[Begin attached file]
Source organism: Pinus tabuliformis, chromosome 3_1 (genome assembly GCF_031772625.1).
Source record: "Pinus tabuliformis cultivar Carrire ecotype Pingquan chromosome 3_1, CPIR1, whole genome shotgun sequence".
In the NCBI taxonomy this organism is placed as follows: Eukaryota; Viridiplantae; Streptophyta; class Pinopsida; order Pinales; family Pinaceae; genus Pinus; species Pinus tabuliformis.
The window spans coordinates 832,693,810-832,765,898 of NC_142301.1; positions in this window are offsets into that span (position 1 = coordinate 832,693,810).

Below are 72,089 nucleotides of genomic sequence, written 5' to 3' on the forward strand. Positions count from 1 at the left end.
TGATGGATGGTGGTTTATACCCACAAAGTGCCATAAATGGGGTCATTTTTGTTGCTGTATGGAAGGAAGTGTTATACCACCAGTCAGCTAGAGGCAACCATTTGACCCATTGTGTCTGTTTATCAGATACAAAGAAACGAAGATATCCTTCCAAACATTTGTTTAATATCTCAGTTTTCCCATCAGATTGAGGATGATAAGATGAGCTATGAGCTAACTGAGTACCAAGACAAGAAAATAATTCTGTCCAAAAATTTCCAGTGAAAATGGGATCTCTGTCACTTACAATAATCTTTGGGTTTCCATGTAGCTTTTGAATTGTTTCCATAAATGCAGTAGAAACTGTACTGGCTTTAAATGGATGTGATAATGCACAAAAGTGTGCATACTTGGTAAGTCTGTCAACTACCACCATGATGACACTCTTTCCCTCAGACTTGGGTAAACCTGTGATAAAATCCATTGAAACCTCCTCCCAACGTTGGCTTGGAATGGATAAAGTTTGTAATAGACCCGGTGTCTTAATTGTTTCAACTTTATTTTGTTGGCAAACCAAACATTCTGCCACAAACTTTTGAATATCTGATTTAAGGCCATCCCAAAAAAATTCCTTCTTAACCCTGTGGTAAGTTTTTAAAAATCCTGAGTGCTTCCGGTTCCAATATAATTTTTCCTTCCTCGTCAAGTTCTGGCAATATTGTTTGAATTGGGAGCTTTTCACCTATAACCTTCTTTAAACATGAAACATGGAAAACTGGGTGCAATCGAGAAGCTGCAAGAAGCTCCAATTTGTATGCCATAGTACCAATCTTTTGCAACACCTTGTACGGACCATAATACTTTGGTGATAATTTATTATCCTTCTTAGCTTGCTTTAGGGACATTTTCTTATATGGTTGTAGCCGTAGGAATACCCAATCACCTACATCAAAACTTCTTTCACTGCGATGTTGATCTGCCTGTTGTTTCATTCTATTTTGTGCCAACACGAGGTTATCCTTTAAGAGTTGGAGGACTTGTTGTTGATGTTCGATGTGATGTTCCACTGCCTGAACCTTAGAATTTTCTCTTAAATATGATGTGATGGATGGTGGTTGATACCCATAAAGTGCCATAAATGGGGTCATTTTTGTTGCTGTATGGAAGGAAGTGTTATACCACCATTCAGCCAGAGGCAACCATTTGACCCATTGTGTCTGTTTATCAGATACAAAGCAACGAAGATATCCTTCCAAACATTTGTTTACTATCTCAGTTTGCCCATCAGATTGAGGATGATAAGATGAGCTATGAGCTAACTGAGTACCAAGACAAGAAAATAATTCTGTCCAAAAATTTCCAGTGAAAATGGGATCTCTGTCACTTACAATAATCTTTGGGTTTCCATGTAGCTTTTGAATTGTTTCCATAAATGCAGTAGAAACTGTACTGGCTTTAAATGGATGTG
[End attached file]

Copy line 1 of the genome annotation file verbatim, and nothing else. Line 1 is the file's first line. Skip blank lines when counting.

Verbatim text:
Source organism: Pinus tabuliformis, chromosome 3_1 (genome assembly GCF_031772625.1).